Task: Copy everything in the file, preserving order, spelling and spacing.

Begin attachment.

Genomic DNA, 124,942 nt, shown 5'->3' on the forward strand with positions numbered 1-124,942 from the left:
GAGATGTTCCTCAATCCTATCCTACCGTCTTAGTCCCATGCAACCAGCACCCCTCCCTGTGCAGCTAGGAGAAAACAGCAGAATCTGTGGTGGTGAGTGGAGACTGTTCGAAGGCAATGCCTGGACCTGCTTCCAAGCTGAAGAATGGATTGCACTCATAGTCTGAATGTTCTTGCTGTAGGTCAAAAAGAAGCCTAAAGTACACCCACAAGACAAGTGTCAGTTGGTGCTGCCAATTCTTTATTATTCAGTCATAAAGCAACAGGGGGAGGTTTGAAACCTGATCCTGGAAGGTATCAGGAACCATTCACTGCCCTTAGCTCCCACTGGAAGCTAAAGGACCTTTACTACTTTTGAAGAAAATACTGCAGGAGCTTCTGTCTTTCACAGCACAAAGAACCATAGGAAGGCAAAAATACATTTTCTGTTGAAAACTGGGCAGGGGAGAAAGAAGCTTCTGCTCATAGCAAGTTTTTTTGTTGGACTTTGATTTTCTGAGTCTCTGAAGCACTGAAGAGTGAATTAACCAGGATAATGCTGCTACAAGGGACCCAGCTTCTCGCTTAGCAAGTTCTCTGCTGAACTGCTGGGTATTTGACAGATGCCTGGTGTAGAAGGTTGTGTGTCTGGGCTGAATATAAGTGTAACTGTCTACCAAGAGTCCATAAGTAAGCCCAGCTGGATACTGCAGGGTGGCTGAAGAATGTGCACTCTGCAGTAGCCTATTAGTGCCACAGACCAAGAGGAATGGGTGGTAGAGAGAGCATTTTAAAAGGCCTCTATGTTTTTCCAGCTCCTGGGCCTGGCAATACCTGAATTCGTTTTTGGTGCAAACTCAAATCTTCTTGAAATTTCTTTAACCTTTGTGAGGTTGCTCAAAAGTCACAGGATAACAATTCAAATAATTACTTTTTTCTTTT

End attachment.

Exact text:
Genomic DNA, 124,942 nt, shown 5'->3' on the forward strand with positions numbered 1-124,942 from the left:
GAGATGTTCCTCAATCCTATCCTACCGTCTTAGTCCCATGCAACCAGCACCCCTCCCTGTGCAGCTAGGAGAAAACAGCAGAATCTGTGGTGGTGAGTGGAGACTGTTCGAAGGCAATGCCTGGACCTGCTTCCAAGCTGAAGAATGGATTGCACTCATAGTCTGAATGTTCTTGCTGTAGGTCAAAAAGAAGCCTAAAGTACACCCACAAGACAAGTGTCAGTTGGTGCTGCCAATTCTTTATTATTCAGTCATAAAGCAACAGGGGGAGGTTTGAAACCTGATCCTGGAAGGTATCAGGAACCATTCACTGCCCTTAGCTCCCACTGGAAGCTAAAGGACCTTTACTACTTTTGAAGAAAATACTGCAGGAGCTTCTGTCTTTCACAGCACAAAGAACCATAGGAAGGCAAAAATACATTTTCTGTTGAAAACTGGGCAGGGGAGAAAGAAGCTTCTGCTCATAGCAAGTTTTTTTGTTGGACTTTGATTTTCTGAGTCTCTGAAGCACTGAAGAGTGAATTAACCAGGATAATGCTGCTACAAGGGACCCAGCTTCTCGCTTAGCAAGTTCTCTGCTGAACTGCTGGGTATTTGACAGATGCCTGGTGTAGAAGGTTGTGTGTCTGGGCTGAATATAAGTGTAACTGTCTACCAAGAGTCCATAAGTAAGCCCAGCTGGATACTGCAGGGTGGCTGAAGAATGTGCACTCTGCAGTAGCCTATTAGTGCCACAGACCAAGAGGAATGGGTGGTAGAGAGAGCATTTTAAAAGGCCTCTATGTTTTTCCAGCTCCTGGGCCTGGCAATACCTGAATTCGTTTTTGGTGCAAACTCAAATCTTCTTGAAATTTCTTTAACCTTTGTGAGGTTGCTCAAAAGTCACAGGATAACAATTCAAATAATTACTTTTTTCTTTT